In this clip from the Industry Focus: Energy podcast, Sean O'Reilly talks to Foolish intern Ben Estep about the plan from an investor's perspective -- how to stay sane in the short-term as volatility soars, how strong the criticisms against Musk's ambitious plans are, and more.
A full transcript follows the video.
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This podcast was recorded on July 21, 2016.
Sean O'Reilly: Bring it back around, this is The Motley Fool, we like the stock market investing. What do you think some key takeaways are for investors in Tesla, SolarCity, and possibly renewable energy future at large?
Ben Estep: I think at least looking at Tesla and SolarCity, it's definitely a long-term time frame, which we're usually big fans of here at the Fool. I think it's hard to say what's going to happen in the short term and I think a lot of his ambitions are going to be for five to 10 years down the road. I think holding those, if you're invested in those stocks you're really putting your faith in Elon Musk and his ability to execute his master plan. But I think beyond that there's a lot of interesting sectors and areas to look at for renewable energy, beyond the obvious companies like First Solar and other companies like GE that are focused on wind power and solar power.
But I think battery storage and energy solutions are going to be just as important of a component to investing in these sectors. I think a lot of companies that are focused on creating photovoltaic cells and wind energy, they are not as focused on the battery part. I think there's going to be some companies if you look, you know probably take some digging and understanding of the business, but I think there's some of these companies that could also be a great investment for the long term.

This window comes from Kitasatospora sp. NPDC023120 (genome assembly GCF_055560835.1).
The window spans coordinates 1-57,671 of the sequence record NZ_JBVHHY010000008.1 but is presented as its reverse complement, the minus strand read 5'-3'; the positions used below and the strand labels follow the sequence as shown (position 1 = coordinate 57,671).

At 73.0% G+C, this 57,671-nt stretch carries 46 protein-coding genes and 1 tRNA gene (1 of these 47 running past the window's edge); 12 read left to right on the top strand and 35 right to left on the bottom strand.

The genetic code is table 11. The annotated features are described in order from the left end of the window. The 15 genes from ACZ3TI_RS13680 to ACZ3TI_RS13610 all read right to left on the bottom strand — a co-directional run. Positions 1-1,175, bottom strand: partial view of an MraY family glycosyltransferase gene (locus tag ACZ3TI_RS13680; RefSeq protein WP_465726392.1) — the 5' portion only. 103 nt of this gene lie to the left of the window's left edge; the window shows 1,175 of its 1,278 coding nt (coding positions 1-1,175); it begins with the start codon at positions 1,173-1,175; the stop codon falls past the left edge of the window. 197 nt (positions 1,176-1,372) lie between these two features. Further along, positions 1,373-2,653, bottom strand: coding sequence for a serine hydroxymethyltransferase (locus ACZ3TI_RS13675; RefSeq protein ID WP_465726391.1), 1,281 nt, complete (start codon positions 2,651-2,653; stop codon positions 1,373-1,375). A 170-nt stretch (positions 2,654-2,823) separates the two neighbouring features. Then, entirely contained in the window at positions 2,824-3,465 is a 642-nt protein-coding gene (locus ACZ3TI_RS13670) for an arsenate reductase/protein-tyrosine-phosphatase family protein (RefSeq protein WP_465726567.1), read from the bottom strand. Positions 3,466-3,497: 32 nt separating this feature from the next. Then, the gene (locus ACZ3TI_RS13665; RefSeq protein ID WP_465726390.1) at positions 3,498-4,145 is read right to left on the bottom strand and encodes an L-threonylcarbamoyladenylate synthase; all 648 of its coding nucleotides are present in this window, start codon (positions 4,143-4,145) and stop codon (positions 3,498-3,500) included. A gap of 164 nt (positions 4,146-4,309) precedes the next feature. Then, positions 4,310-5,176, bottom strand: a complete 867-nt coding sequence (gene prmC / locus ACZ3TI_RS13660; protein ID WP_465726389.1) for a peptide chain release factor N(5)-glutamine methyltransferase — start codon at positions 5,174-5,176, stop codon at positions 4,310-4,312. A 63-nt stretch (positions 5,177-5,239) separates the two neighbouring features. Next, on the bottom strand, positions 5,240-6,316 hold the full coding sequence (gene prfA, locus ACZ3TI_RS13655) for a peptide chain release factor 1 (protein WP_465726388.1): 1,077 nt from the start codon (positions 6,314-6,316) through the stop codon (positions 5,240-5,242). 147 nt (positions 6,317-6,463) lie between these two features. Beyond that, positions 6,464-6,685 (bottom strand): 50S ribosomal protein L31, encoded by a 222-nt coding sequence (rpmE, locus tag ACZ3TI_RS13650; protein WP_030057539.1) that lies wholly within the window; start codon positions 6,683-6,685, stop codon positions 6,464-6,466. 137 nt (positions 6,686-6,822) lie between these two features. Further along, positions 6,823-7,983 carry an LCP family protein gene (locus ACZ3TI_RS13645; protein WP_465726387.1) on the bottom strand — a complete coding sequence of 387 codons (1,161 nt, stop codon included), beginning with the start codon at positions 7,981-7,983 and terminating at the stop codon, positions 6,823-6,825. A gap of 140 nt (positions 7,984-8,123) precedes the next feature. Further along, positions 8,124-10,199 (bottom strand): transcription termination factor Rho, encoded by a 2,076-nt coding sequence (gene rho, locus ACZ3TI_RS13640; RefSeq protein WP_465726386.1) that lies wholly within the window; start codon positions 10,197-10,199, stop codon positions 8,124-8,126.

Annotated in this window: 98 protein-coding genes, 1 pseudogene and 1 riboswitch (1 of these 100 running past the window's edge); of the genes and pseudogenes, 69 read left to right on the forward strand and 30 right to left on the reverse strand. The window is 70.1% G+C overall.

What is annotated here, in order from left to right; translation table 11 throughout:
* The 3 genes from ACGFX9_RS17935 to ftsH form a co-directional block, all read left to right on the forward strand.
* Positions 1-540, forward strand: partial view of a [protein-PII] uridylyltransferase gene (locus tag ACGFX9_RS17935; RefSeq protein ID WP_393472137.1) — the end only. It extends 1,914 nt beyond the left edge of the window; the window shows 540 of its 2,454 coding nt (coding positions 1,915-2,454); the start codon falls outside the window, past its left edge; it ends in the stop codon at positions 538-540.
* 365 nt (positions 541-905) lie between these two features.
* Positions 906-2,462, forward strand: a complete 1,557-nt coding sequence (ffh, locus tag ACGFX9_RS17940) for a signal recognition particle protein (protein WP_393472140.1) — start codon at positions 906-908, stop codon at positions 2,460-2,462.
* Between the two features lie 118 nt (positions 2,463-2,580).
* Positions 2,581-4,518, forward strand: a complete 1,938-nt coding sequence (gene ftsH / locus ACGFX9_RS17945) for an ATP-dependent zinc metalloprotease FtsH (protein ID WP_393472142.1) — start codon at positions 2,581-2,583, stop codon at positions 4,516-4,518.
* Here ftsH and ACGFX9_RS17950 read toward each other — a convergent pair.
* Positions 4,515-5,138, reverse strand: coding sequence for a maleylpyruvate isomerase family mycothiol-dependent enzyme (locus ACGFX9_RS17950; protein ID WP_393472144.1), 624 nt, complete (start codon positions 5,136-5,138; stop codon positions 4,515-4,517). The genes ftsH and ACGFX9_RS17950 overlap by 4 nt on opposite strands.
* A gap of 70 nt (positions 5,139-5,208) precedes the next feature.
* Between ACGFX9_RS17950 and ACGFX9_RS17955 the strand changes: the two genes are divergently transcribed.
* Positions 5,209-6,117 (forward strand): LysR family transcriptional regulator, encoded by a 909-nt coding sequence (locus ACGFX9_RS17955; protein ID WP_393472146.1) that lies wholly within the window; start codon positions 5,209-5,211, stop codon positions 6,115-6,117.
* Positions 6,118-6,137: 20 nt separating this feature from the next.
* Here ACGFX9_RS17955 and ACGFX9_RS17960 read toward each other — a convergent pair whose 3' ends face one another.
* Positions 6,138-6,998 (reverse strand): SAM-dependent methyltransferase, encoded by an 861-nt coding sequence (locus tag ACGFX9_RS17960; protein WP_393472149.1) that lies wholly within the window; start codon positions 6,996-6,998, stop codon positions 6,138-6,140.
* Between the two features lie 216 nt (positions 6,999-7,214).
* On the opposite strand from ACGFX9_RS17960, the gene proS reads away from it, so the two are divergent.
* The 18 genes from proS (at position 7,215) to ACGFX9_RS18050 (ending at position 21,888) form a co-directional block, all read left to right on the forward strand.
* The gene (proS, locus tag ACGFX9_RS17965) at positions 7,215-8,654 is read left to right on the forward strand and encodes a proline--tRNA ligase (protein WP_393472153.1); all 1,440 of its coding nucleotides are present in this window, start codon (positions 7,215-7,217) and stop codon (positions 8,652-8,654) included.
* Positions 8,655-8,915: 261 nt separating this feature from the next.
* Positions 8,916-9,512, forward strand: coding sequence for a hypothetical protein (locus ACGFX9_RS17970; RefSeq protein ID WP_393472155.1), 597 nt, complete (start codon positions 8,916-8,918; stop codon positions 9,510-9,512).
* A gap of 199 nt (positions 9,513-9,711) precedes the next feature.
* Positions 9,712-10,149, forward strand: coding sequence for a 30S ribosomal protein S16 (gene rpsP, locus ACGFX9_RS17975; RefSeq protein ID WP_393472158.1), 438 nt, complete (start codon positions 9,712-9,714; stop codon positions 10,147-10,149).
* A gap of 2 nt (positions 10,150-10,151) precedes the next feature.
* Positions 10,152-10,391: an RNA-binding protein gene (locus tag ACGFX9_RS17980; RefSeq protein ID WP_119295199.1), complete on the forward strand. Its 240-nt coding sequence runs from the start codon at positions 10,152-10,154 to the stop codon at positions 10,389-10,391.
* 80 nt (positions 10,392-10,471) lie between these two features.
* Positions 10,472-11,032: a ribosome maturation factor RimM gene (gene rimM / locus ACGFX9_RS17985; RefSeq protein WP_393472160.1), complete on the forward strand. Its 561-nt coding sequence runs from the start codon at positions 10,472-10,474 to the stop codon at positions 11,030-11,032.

O'Reilly: Cool. Before we wrap up here, a criticism that has been lobbed at Musk and Tesla has been they're a little bit behind on some stuff. He's talking about building a bus and he hasn't even ramped up the Model 3 to the production that it needs to be to meet the arguably awesome pre-orders, it was like 400,000 or something. You nervous about that at all?
Estep: It has worried me at the same time, but I think one of the things I've been reading more about recently is reflexivity, both in a social sense and also in the economic sense, like that was something that George Soros really talked about, the ability of, as a stock price goes up it has the ability to influence the fundamentals and kind of create --
O'Reilly: Because you can raise money with the higher stock price and do stuff with the money.
Estep: Yeah, exactly! It kind of to some extent this self-fulfilling prophecy but I think Elon Musk is clearly a very driven visionary who I think it's not like, "Oh, shoot, we screwed up," he's stating his intentions because this is what he wants to do. I think if he wasn't as vocal and direct, I think he couldn't get his employees on board. Maybe even though he's promising these early production deliveries and those things, who knows? Maybe if he hadn't been as driven and promising these things, maybe it would have been two years more of a delay.
O'Reilly: Yeah. Okay, let's put you on the spot, we're going to do something before we leave. SpaceX is private, we can't invest in it -- sorry, Google can. You have the option, you can own a decent, have a decent chunk of your net worth in Tesla, SpaceX ... SolarCity's off the table now. Is that it?
Estep: Yeah, I guess it's pretty much.
O'Reilly: Okay. All right, so I apologize. Tesla or SpaceX, which would you rather have stock in?
Estep: I would say Tesla, just because I think SpaceX is really cool, I think they've done some phenomenal things but I think the long-term prospects that Tesla has, and not only that being ... If the acquisition of SolarCity goes through then they're going to be the largest solar panel producer in the world, also making the most efficient. I think for what they're doing they're pretty ahead of their time. I think it's going to be really hard for other companies to catch up to that.